# By saying a physical state has some 'symmetry', what do we really mean?

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Here our arguments are restricted to the realm of the Projective Symmetry Group(PSG) proposed by Prof. Wen,

Quantum Orders and Symmetric Spin Liquids. Xiao-Gang Wen. Phys. Rev. B 65 no. 16, 165113 (2002). arXiv:cond-mat/0107071.

and the following notations are the same as those in my previous question, Two puzzles on the Projective Symmetry Group(PSG)?.

When we say the projected physical spin state $P\Psi$ has some 'symmetry', e.g., translation symmetry, there will be two understandings:

(1) After a translation of the mean-field Hamiltonian $H(\psi_i)$, say $DH(\psi_i)D^{-1}$, the physical spin state is unchanged, say $P\Psi'\propto P\Psi$, where $\Psi'$ is the ground state of the translated Hamiltonian $DH(\psi_i)D^{-1}$.

(2) $D(P\Psi)\propto P\Psi$.

I would like to know: are the above understandings equivalent to each other? Thanks in advance.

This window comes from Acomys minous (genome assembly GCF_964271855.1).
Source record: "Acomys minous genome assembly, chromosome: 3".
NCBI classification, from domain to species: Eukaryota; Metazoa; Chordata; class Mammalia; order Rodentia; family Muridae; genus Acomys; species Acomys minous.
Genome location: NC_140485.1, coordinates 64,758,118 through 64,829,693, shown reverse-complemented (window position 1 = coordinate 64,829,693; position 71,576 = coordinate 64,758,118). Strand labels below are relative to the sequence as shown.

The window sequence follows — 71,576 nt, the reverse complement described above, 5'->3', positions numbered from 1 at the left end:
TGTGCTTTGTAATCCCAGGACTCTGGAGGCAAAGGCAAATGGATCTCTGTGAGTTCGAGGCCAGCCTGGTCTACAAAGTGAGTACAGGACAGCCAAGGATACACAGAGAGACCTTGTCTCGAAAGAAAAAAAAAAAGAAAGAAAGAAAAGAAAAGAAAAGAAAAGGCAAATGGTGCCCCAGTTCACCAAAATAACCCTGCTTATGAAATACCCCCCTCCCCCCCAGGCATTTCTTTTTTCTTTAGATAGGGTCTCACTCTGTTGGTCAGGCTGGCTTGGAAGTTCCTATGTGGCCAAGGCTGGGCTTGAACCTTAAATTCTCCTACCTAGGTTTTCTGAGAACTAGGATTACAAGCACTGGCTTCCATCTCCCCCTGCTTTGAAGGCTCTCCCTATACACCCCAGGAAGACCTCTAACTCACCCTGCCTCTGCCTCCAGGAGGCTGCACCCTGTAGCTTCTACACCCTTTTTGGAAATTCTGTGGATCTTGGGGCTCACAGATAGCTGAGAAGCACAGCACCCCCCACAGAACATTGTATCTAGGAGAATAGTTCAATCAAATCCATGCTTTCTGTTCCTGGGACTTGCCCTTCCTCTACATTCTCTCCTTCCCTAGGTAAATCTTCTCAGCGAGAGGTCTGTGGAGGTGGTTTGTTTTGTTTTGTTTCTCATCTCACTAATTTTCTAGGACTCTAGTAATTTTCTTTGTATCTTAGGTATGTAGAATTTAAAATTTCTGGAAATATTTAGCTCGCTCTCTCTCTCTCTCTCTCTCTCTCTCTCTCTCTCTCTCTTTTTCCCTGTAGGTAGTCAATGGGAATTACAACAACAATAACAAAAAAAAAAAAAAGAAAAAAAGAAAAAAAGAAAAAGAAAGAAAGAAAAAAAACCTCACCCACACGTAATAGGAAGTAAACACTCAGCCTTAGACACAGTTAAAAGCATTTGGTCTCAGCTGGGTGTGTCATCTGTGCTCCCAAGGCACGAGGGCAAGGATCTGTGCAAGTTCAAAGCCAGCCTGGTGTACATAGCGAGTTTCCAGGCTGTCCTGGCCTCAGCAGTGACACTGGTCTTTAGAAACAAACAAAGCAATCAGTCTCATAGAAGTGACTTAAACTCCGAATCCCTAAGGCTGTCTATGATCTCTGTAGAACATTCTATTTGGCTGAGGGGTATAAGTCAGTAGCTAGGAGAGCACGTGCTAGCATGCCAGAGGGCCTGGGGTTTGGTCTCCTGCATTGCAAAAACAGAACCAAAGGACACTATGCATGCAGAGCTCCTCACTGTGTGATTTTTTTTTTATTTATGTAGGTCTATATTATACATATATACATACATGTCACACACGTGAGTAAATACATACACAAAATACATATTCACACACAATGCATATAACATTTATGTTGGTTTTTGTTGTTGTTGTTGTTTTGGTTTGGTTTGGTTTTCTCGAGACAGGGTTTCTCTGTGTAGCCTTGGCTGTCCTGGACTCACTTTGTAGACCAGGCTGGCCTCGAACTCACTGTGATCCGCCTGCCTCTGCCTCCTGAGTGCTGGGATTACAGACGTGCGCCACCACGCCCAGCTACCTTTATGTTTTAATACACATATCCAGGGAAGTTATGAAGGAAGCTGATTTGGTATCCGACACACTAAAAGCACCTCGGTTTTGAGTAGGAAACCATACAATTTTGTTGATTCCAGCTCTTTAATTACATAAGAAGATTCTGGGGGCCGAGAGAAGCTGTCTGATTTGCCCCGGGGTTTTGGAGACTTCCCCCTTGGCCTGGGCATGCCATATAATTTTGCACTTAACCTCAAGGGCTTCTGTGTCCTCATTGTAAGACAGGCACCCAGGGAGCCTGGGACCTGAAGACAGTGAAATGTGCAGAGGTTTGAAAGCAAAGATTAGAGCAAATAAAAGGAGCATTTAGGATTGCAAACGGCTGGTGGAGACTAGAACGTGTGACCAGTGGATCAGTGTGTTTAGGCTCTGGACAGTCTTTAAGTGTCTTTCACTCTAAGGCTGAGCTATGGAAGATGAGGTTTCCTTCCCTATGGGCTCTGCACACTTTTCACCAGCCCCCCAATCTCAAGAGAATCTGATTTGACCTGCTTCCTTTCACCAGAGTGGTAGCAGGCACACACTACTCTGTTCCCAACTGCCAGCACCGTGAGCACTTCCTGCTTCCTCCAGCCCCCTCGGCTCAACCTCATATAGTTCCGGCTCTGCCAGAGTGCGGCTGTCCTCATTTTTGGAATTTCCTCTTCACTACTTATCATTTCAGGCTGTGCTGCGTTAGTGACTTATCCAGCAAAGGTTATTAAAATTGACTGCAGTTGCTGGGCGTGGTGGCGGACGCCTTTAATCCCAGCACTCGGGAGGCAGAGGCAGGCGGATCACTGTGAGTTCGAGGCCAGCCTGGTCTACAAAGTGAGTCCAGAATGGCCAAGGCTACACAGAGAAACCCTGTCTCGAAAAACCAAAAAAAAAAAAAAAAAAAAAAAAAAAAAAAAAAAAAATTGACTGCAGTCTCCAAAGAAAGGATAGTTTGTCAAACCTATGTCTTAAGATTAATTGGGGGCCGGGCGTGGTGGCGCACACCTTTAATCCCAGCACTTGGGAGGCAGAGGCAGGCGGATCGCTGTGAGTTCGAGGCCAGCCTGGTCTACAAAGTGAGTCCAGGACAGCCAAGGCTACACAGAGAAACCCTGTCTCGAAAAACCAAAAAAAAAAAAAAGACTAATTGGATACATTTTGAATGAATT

This post imported from StackExchange Physics at 2014-03-09 08:42 (UCT), posted by SE-user K-boy

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I just found that I asked a naive question and I can answer it by myself now.

(1) and (2) are equivalent to each other. Because if $\Psi$ is a ground state of $H(\psi_i)$, then $\Psi'=D\Psi$ is the ground state of $DH(\psi_i)D^{-1}$, and $[P,D]=0$, therefore $D(P\Psi)=P\Psi'$.

Remark: More generally, when we talk about any kind of symmetry of the physical state, the identity $[P,A]=0$ is the reason for the equivalence between (1) and (2) statements. Where the unitary(or antiunitary, e.g. time-reversal) operator $A$ represents the corresponding symmetry.

This post imported from StackExchange Physics at 2014-03-09 08:42 (UCT), posted by SE-user K-boy
answered Sep 20, 2013 by (975 points)

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